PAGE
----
The National Cryo-Electron Microscopy Facility provides cancer researchers access to the latest technology for high-resolution imaging. 

Cryo-EM image of a human ribosome
Cryo-EM rendering of a cell
Cryo-em image
Micrographic image of thon rings

Our user facility addresses pressing national and regional needs for structural biologists to have access to advanced microscopes capable of supporting high-resolution cryo-electron microscopy studies. We’re dedicated to providing this access that can be prohibitively expensive for many institutions. 

Our scientists are specialized in cryo-EM data collection and microscope operation. 

The facility is available for free to prospective users who provide a statement that their project is relevant to cancer research. 

The National Cancer Institute launched the National Cryo-EM Facility in May 2017 as a federally funded pilot effort to meet the needs of cancer researchers in United States academic laboratories who do not have adequate access to cryo-electron microscopy instruments. 

Since then, we’ve executed over 600 data collection sessions, providing services to 100 investigators in 50 institutions. 

Our specialists in cryo-EM data collection and microscope operation manage the facility and provide users with data for their research. 

Data collection and transfer process 

A scientist in a dark room prepares a cryo-EM sample under a large magnifying lens

To minimize wait time, only one user project from each principal investigator’s laboratory is in the active queue at any time and data collection is restricted to 48 hours. 

Here’s what we do for a user in a typical 48-hour user session:  

  • A user can submit up to eight grids for an imaging session.  

  • Transfer grids into the microscope and process screening of each grid for 10-15 minutes to determine the most suitable grid to image. 

  • Daily alignment and new gain reference for every user session. 

  • Initiate video conference with the user to discuss targeting and imaging parameters. 

  • Set up automated data collection run with selected target areas to sustain about 40-42 hours of data collection. 

  • Observe data quality concurrently with data collection using a Scipion-based data pipeline to assess, image astigmatism, defocus, nominal resolution limits, and particle motion.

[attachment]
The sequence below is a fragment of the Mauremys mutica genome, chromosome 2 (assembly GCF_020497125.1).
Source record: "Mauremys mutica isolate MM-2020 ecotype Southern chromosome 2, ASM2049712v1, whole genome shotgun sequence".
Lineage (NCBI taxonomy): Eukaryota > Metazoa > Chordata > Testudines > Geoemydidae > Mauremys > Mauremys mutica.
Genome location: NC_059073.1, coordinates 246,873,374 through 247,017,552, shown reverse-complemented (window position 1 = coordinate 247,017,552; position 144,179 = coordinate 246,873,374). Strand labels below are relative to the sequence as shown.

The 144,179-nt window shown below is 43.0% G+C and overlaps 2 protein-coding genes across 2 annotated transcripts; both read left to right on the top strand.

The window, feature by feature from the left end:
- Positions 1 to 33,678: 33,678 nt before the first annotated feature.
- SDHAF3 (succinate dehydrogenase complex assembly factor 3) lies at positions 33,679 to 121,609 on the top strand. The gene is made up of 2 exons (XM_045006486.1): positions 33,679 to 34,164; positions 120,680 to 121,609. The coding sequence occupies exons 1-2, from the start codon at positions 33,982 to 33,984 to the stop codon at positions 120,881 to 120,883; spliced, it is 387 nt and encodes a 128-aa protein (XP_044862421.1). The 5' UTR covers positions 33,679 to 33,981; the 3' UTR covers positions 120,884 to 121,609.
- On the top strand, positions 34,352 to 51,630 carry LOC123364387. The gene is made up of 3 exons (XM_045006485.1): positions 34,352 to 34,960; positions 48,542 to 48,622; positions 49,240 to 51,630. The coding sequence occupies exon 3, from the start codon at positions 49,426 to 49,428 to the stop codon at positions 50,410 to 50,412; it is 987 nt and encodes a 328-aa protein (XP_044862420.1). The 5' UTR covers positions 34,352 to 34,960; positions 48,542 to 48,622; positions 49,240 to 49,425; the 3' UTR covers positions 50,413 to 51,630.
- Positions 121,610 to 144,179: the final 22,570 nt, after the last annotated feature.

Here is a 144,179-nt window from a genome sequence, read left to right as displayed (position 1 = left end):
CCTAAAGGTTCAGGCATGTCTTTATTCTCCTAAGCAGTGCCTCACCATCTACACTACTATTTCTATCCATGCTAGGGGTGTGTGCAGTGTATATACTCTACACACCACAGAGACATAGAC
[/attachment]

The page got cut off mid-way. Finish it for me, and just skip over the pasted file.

• Stream data into a website for user access. 

  • Compress and transfer data to a storage server where user may download it through the Globus GridFTP client. 

  • Send user a full report with information on how to download the data that includes all the imaging settings, comments, and recommendations on grid and sample quality. 


Two monitors displaying cryo-EM images with the Titan Krios microscope in the background

The National Cryo-Electron Microscopy Facility utilizes the latest technology in high-resolution imaging to meet the needs of structural biologists performing cancer research. 

Titan Krios microscopes 

The National Cryo-Electron Microscopy Facility has two Thermo Fisher Scientific Titan Krios transmission electron microscopes. 

  • Both microscopes are outfitted with:  
    • Gatan K3 direct electron detectors behind Gatan BioQuantum energy filters 
    •  Falcon 3EC detectors 
  • One of the Titan Krios microscopes is also outfitted with a Volta Phase Plate.

Acknowledging our support 

In any publications and posters that use data provided by our facility, we require that you include acknowledgment, such as: 

"This research was, in part, supported by the National Cancer Institute’s National Cryo-EM Facility at the Frederick National Laboratory for Cancer Research under contract 75N91019D00024." 

Our Services